The petition is well worth the read and can be found here:  Amicus briefs have been filed by at least three other interested organizations.  The consumer’s response brief is due March 23, 2015. 



Sunday, February 22, 2015

District Courts Dismiss FDCPA Claims as Time Barred

Two district courts have dismissed FDCPA claims based upon underlying collection lawsuits as being time barred.

In Komisar v. Blatt, Hasenmiller, Leibsker & Moore, C.A. No. 14-c-17950 (N.D. Ill. Jan. 29, 2015), the plaintiff alleged that the defendant law firm violated 15 U.S.C. §1692i by filling suit against the consumer in the wrong municipal district.  A default judgment was entered against the consumer on October 10, 2013.  The FDCPA suit was filed October 10, 2014.  The law firm moved to dismiss contending that the suit was time barred. The court agreed, holding that the statute of limitations began to run when the collection action was allegedly filed in the improper venue and not when the resulting judgment was entered.  The court further rejected the plaintiff’s argument that the violation was a continuing violation and thus, the action was timely.  “The FDCPA prohibits “bringing” a legal action in an improper forum.  Thus, the violation and injury occurs as soon as the debt collector brings the lawsuit in the improper forum, in other words the moment the complaint is filed.”

Similarly, in Wies v. Cavalry SPV, L.L.C., C.A. No. 1:14-cv-187 (Feb. 11, 2015), the plaintiff alleged that the debt buyer and its collection lawyers violated the FDCPA by seeking to collect post charge off interest in the collection suit.  The plaintiff alleged in his complaint that the debt was originally owed to Bank of America/FIA Card Services and was charged off.  The plaintiff contended that Bank of America/FIA Card Services waived any interest from that point forward.  The plaintiff further contended that after purchasing the debt, Cavalry filed a collection law suit seeking to recover the debt, "plus interest and court costs."  The collection suit was filed January 2, 2013.  Cavalry  subsequently filed a motion for summary judgment on May 13, 2013 supported by an affidavit attesting to the balance owed and including post charge off interest at the rate of 24.99% per annum.  Plaintiff contended that the motion for summary judgment in the collection action violated the FDCPA and that since the FDCPA litigation was filed within one year of the motion for summary judgment, it was timely.  The court disagreed and granted the defendants' motion to dismiss, holding that defendants' attempt to collect interest that was waived by the original creditor began to run when the collections action was filed and that the motion for summary judgment in that action did not create a separate and discrete violation of the FDCPA.

District Court Grants Summary Judgment in Favor of Collection Agency on TCPA Claim

The Southern District of Florida granted summary judgment in favor of a collection agency regarding plaintiff’s TCPA claims.  In Jones v. Stellar Recovery, Inc., C.A. No. 1:14-cv-21056-KMM (S.D. Fl. Feb. 20, 2015), the consumer alleged that the collection agency violated the TCPA by making at least forty six (46) calls to his cell phone and leaving automated messages in an effort to collect a Comcast account. The Southern District of Florida determined that prior express consent existed where the consumer provided his cell phone number to the original creditor on a prior account and granted summary judgment in favor of the collection agency.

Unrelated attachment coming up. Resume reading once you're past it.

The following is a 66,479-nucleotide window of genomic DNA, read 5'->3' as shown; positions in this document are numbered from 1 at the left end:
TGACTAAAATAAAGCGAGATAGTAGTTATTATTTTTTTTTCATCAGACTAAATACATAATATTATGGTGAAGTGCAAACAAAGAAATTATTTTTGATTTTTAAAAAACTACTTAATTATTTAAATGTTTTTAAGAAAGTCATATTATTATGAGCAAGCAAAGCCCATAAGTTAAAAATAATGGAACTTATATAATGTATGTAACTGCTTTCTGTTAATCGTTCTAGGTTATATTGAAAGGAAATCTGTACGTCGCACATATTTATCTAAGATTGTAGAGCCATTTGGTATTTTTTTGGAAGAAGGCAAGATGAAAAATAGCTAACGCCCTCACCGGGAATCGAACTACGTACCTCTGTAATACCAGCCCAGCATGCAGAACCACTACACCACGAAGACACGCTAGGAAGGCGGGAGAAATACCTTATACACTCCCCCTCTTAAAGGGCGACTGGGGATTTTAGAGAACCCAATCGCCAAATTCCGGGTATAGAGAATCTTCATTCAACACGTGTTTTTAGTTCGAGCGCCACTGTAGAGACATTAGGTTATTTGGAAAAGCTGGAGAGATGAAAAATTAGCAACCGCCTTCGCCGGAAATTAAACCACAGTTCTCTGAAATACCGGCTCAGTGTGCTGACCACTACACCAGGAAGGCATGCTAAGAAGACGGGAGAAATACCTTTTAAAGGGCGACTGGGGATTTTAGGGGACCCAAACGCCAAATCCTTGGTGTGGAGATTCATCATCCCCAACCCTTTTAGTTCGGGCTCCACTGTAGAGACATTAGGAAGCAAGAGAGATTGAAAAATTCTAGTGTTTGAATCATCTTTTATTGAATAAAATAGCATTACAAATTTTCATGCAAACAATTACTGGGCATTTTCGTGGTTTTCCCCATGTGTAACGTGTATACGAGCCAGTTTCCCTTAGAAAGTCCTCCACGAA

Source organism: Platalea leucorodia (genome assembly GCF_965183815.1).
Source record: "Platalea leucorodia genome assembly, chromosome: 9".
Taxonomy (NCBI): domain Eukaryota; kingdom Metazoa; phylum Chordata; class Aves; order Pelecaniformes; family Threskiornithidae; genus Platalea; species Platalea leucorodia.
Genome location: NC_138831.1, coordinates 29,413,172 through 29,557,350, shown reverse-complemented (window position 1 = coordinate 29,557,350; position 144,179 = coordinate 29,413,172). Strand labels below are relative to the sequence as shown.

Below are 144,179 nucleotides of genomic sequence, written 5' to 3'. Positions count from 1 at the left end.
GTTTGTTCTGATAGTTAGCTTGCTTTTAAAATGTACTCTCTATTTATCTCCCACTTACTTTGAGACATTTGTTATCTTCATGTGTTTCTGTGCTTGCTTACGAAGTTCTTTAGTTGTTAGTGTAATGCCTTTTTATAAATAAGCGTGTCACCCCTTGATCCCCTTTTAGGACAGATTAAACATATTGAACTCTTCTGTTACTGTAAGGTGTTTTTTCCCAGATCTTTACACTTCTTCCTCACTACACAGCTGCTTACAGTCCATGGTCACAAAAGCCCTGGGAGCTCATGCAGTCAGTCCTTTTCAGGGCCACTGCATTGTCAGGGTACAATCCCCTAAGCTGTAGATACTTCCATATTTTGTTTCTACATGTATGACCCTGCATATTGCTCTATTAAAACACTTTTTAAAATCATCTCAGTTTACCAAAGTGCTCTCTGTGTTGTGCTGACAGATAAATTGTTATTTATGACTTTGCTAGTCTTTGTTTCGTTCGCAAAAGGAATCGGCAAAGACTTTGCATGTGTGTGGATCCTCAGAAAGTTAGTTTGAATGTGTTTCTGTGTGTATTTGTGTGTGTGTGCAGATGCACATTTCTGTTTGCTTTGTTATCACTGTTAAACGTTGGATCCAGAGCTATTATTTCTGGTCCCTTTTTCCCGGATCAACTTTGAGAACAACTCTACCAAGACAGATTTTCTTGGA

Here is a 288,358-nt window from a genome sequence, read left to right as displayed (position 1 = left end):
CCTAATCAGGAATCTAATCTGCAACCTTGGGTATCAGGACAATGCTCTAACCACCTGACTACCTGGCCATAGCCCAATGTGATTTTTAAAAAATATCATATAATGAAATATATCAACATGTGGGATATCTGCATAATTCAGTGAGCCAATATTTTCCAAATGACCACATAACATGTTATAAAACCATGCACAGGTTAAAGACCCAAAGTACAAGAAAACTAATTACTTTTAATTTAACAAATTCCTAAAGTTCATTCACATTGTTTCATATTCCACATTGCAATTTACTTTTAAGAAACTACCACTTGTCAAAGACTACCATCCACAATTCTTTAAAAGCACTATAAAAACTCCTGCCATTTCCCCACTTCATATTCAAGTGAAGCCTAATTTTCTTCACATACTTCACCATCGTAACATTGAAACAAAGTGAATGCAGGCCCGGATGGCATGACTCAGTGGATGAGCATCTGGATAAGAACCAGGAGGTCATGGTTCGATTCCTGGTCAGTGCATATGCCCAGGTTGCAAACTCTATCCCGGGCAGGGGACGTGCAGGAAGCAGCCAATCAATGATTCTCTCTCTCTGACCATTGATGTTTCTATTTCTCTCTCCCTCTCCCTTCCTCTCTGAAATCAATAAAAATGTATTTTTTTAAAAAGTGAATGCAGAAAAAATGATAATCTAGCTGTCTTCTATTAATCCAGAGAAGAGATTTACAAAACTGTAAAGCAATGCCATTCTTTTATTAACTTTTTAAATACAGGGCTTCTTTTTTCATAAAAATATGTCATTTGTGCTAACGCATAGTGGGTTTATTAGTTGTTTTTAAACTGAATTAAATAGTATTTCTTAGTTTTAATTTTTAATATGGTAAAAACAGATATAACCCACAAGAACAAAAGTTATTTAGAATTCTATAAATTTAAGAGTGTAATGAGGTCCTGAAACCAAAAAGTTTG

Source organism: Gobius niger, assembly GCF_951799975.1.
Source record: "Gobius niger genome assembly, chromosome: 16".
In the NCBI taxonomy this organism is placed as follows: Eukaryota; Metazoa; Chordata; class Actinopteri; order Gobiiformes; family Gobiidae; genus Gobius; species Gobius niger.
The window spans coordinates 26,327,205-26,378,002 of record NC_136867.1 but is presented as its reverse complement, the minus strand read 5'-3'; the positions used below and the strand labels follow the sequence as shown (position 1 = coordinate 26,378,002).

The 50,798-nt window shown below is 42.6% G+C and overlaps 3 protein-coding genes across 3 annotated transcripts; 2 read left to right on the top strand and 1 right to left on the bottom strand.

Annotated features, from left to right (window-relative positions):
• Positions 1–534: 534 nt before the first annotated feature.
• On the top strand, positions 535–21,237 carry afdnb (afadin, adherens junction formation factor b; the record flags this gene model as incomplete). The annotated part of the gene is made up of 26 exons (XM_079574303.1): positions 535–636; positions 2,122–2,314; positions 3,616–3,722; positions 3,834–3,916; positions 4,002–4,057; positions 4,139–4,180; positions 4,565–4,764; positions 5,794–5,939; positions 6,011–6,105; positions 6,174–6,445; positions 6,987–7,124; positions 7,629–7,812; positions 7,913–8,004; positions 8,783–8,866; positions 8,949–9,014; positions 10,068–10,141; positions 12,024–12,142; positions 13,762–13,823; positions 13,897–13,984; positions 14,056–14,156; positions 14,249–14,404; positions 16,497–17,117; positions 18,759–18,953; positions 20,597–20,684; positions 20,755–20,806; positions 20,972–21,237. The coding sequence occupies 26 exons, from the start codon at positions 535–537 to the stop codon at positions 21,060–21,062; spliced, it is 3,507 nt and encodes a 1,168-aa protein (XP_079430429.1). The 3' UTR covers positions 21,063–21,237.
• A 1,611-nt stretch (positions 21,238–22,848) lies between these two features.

In September 2012, Jones opened an account with Comcast which he subsequently closed when he moved.  In opening that account (Account 1), Jones provided his cell phone number to Comcast.  After moving, Jones opened a second account with Comcast (Account 2) which he eventually defaulted on.  It was with regard to Account 2, that Stellar Recovery (“Stellar”) made collection calls.

Stellar moved for summary judgment, arguing that the prior express consent exception to the TCPA precluded liability.  The issue before the court was whether plaintiff consented to debt collection calls regarding Account 2 by giving Comcast his cellphone number when opening Account 1 which never became delinquent.  The court noted that there were no cases on point and that the FCC rulings interpreting 47 U.S.C. §227 were written under the assumption that an individual only had one account with a given creditor.  “It is clear that the 2008 FCC Declaratory Order fails to contemplate the facts of this case, where a plaintiff gave his number when opening one account with a creditor, but then received debt collection calls regarding a second account with the same creditor.”  The court determined, however, that the 2008 FCC Declaratory Order’s rationale offered guidance:

The FCC stated that the prior express consent exceptions allows debt-collectors to calls individuals’ cellphones because “persons who knowingly release their phone number have in effect given their invitation or permission to be called at the number which they have given, absent instructions to the contrary.”

See FCC Declaratory Order at 560, 564.  Therefore, there is an exception when the called party has provided the telephone number…for use in normal business communications.”  Id. 

The court therefore determined that the FCC’s focus is on whether a consumer has consented to phone calls to a particular number for a particular creditor.  When Jones gave his cellphone number to Comcast while opening Account 1, therefore, he gave Comcast permission to call that number for normal business communications, absent instructions to the contrary.  “Normal business communications” included communications from Comcast concerning Account 2, as well.  “In sum, because Plaintiff knowingly gave Comcast his cellphone number, he gave Comcast (and thereby defendant) permission to call him at that number for normal business communications.”  Plaintiff, therefore, consented to debt-collection calls regarding Comcast Account 2 when he provided his cellphone number while opening Comcast Account 1 and never expressed instructions to the contrary.